Spring migration strategies of Whinchat Saxicola rubetra when successfully crossing potential barriers of the Sahara and the Mediterranean Sea.
Author(s): Blackburn E., Burgess M., Freeman B., Risely A., Izang A., Ivande S., Hewson C., Creswell W.
Published: 2 April 2018
Digital Identifier No. (DOI): 10.1111/ibi.12610
Migratory barriers, such as the Sahara Desert, are thought to present a challenge to small migrant birds like Whinchat, but how much do we really know about the strategies these birds use when crossing barriers and can these strategies provide resilience to future changes in barrier width that might arise from changes in climate and land-use?
The ability of migrant birds to travel long distances without stopping to rest and refuel enables them to cross unsuitable habitats, such as deserts and oceans. This ability is likely to be a major determinant of their survival during such journeys. ‘Migratory barriers’ may act as a constraint on migration, leading through selection pressures to specialist physiology or behaviour. We know, for example, that crossing of the Sahara Desert is associated with an increased mortality risk, and many small migrants mitigate this risk by shortening the period they spend migrating over the desert or by seeking routes that avoid it completely.
With a changing climate and changes in land management practices, there is the potential for some of these barriers to become even more significant in the future. There is, therefore, an urgent need to understand more fully the migratory capabilities of small passerine migrants, and to identify the degree of flexibility they have when crossing potential migratory barriers.
Emerging tracking technologies, including the use of ‘geolocators’, are opening up our understanding of migration in small birds. However, there are limitations to these devices, in that the birds have to be captured again so that the tags can be retrieved and the information collected download; this means that we lack information from those birds that ‘failed’ during their migratory journey. Nevertheless, information from successful migrants can still teach us a great deal, as this piece of work on Whinchats demonstrates.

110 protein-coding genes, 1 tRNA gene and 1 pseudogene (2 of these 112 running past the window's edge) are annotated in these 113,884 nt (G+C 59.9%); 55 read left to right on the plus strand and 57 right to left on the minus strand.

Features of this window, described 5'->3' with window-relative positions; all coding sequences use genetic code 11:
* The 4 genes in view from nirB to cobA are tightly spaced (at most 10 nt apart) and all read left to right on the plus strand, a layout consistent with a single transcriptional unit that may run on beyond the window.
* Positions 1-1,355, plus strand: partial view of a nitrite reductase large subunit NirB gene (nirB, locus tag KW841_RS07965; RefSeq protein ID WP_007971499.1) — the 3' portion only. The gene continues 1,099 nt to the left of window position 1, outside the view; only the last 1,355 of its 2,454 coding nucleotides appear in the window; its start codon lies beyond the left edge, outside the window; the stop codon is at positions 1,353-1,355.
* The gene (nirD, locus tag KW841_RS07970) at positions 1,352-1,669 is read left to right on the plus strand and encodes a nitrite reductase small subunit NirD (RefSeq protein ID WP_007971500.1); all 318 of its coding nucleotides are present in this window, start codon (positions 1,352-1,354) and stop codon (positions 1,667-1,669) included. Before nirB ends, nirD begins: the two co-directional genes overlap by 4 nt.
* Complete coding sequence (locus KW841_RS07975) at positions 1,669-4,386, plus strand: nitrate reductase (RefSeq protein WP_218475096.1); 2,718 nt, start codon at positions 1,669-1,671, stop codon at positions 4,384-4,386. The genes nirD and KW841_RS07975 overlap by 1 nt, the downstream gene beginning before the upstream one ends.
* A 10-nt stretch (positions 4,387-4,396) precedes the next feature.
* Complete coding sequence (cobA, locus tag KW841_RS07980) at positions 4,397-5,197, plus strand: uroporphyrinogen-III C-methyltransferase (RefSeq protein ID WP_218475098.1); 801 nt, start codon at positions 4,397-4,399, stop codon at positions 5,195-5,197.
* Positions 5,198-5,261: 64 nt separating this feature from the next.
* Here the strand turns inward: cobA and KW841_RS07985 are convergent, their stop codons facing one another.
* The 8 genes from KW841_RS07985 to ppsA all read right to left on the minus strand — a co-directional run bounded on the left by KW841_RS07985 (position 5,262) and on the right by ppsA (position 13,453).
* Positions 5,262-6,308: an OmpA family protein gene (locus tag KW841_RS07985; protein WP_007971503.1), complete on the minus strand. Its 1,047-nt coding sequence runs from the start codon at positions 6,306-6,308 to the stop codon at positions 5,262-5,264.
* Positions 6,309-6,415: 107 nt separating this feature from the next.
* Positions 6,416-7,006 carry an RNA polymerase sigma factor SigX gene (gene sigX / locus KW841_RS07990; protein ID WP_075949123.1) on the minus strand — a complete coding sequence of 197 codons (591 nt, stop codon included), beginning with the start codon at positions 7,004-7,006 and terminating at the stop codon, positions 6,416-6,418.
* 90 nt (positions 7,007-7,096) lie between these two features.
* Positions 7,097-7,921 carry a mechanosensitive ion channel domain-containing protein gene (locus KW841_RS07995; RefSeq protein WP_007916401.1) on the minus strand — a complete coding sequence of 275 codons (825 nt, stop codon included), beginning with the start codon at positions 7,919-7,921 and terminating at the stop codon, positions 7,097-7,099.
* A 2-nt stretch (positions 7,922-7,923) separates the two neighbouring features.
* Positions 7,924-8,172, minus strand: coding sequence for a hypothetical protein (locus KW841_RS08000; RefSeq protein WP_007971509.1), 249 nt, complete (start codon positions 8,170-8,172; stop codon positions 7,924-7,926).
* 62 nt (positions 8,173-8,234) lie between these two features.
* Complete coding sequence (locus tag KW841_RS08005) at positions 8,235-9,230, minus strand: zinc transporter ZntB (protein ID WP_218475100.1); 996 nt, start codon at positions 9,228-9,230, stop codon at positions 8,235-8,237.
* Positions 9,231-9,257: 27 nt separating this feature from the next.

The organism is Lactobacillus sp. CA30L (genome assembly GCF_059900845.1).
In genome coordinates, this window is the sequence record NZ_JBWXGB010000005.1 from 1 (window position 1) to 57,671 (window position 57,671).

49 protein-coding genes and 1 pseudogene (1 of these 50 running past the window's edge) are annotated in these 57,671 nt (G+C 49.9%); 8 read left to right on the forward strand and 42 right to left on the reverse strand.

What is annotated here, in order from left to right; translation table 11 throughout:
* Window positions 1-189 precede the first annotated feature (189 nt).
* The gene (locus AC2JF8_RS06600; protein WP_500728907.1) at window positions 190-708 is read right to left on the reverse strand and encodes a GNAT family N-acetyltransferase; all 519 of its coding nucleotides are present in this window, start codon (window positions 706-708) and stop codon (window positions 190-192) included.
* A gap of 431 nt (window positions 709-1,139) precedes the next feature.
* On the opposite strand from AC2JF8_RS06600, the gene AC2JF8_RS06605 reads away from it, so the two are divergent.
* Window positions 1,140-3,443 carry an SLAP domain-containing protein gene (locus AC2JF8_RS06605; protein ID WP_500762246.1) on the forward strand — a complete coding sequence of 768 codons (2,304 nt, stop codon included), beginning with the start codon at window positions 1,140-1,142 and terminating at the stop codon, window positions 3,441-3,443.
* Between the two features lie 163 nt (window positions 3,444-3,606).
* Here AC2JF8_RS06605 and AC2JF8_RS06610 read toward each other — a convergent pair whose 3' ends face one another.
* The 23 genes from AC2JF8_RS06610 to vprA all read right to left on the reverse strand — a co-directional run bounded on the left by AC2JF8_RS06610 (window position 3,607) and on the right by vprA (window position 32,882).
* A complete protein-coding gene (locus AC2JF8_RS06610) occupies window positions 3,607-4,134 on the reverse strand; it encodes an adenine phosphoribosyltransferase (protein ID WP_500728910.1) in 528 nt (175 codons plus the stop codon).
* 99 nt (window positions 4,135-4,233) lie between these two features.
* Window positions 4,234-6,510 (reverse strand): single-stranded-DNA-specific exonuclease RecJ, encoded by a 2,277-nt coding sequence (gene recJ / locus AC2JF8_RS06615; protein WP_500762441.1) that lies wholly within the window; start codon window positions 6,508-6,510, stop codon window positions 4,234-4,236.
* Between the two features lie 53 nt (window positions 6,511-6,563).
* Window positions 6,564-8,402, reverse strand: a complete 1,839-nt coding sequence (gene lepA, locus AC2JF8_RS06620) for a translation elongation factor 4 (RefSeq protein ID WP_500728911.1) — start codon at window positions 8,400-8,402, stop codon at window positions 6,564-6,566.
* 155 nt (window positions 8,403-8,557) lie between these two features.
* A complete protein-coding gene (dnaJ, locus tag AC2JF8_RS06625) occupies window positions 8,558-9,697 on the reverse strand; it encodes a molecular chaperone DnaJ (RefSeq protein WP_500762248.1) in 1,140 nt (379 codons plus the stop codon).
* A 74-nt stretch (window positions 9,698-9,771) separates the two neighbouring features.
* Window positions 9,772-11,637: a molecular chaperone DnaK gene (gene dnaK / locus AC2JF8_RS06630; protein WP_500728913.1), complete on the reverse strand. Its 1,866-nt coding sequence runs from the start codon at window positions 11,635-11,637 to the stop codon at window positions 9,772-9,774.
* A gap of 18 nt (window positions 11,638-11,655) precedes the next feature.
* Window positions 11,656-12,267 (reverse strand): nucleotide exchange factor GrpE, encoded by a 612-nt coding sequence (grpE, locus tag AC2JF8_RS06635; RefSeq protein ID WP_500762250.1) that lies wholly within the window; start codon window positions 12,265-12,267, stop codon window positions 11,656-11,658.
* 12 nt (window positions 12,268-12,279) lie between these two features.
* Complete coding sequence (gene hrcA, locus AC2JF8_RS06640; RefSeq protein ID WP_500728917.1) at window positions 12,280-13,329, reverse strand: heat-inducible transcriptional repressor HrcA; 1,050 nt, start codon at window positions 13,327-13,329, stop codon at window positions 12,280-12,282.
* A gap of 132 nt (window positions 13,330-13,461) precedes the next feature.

If the Mediterranean and the Sahara represent a barrier for Whinchats migrating between West Africa and Europe, then we might expect the maximum flight distances of individual Whinchats to match or exceed barrier widths, and for the birds to make rapid crossings of the barriers because stop-overs of any duration are limited (over the Sahara) or not possible (over the sea). We might also expect that, as a consequence of these earlier expectations, stop-overs made after completion of a barrier crossing to be longer than those made earlier in the journey. Finally, these behaviours might vary with age and experience, with individuals that have completed the journey before carrying with them knowledge of prevailing winds, stop-over opportunities and routes.
Geolocators were fitted to 179 Whinchats captured on the Jos Plateau in the Guinea savannah zone of central Nigeria over two years and returning individuals were recaptured in a subsequent year so that the tags could be removed and the data downloaded. The information gained revealed that Whinchats displayed distinct behaviour when crossing the Sahara, with longer flights, faster overall travel speed and longer stop-over duration afterwards compared to when crossing continental Europe. This provides some evidence for adaptive behaviours that act to shorten the period of time spent crossing barriers. Such behaviours were not evident when the birds crossed the Mediterranean Sea, presumably because it is less of a barrier.
However, many of the tagged Whinchats undertook long flights, fast flights and had long stop-over durations during other stages of the spring migration, regardless of the barriers types encountered. This suggests substantial variation in Whinchat spring migration strategies, something that may confer resilience to future changes in barrier width. It should be noted that such resilience may also depend on the presence of key stop-over sites and that what happens during autumn migration may be different from what happens in spring, when there is pressure to reach the breeding grounds.
This work was supported by Chris Goodwin, A.P. Leventis Conservation Foundation, AP Leventis Ornithological Research Institute, the British Ornithologists’ Union and the Linnean Society.
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